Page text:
The numbers don’t lie: at some time in your life, you’re most likely going to need a hearing aid. A quarter of all people between 60 and 75, according to an NIDCD study, have hearing loss and for individuals over 75 this number increases to 50%. The best way to combat age-related hearing loss is to use a hearing aid, but how do you know which type is the right one for you? Developments in technology in recent times have fixed some of the problems usually linked to hearing aids, including an excessive amount of background noise and susceptibility to water damage. But to ensure that your choice of hearing aid is correct for you, there are still things you need to consider.
Directionality is a Key Feature
One important attribute you should look for in a hearing aid is directionality, which has the ability to keep background noise down while focusing in on sound you want to hear like conversations. One, if not both, of two directionality systems are operating inside most hearing aids, they either focus on sound directly in front of you, or they focus on sound coming from different speakers and sometimes do both.
Can You Use it With Your Phone?
It’s become very clear, we’re addicted to our phone as a country. Even if you don’t have a smartphone, chances are you have a flip phone. And for the few who don’t actually own a cell phone, you likely still have a land-line. So, the way your hearing aid works with your phone is an essential consideration when you’re shopping for hearing aids. What is the sound like? Do voices sound sharp? Does it feel comfortable? Is it Bluetooth Ready? When looking at new hearing aids, you need to take into consideration all of these.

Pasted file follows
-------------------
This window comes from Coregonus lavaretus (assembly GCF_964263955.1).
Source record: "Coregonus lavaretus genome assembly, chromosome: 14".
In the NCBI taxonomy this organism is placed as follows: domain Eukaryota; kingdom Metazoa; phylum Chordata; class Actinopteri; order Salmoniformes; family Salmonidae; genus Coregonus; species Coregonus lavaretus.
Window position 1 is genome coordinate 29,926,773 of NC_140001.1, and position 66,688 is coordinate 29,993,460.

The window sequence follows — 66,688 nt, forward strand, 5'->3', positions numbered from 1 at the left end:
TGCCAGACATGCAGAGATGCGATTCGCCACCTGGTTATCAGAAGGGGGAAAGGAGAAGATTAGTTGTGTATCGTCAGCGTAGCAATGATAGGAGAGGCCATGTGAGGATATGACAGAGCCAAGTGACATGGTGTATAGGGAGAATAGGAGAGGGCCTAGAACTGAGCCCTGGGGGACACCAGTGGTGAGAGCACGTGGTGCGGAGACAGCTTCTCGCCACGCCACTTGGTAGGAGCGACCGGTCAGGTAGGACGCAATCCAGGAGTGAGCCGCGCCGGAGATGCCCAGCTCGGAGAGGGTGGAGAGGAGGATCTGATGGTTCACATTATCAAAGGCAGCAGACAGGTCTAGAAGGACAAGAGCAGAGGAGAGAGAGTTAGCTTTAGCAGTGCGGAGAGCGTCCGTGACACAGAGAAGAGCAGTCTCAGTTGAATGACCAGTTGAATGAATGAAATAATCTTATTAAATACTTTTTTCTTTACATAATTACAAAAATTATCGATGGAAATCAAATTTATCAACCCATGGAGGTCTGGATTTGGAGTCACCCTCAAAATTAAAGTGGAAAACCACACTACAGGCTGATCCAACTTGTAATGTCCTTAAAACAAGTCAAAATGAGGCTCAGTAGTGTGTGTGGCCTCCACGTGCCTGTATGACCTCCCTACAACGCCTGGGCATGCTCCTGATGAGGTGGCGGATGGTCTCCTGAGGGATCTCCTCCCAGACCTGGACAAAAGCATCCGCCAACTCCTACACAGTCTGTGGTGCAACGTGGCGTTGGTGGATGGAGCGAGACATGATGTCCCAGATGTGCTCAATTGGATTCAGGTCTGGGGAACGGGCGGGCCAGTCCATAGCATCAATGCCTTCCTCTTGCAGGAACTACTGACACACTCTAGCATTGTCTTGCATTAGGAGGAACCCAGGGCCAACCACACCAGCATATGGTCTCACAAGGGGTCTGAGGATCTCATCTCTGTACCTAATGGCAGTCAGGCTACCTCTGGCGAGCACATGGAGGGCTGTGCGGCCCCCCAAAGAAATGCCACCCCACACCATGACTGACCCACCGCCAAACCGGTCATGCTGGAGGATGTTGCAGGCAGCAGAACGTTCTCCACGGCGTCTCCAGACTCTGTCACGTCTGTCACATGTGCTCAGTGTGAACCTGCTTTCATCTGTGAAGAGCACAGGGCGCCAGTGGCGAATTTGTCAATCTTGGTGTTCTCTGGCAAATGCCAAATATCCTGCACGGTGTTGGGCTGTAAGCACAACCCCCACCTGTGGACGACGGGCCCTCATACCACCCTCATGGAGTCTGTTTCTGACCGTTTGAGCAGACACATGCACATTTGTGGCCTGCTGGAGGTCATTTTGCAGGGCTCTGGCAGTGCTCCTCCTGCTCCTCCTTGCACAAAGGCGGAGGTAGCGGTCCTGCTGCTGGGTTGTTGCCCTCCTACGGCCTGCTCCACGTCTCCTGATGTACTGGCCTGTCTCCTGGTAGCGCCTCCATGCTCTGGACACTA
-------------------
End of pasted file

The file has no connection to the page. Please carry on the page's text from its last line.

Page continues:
What is The Probability You Would Actually Use it?
In the last few years, as noted above, the technology of hearing aids has significantly improved. One of those advances has been the size and shape of hearing aids, which have moved towards the smaller and more comfortable direction. But there are undoubtedly pros and cons. A smaller hearing aid may not be as powerful as a bigger one, so it mostly depends on your hearing professional’s suggestion and what you want to achieve with your hearing aid. You can get a hearing aid that fits right into your ear canal and is all but invisible, but it won’t have many of the functions available in larger hearing aids and can sometimes be prone to earwax clogs. On the other side of it, a behind the ear hearing aid is bigger and might be more obvious, but often come with more directionality features and provide more choices for sound amplification.
What Kind of Background Noise Will You be Exposed to?
Wind interference has been an overwhelming problem for hearing aid users ever since they were developed. Being outside on a windy day with a traditional hearing aid once meant that you couldn’t hear anything but the wind, which is could drive anyone crazy. If you’re an outdoors kind of person or you live in a windy area, you’ll want to suppress wind noises with your hearing aid choice so that conversations won’t have that aggravating wind howl. Searching for more information about how to choose the correct hearing aid? Call us.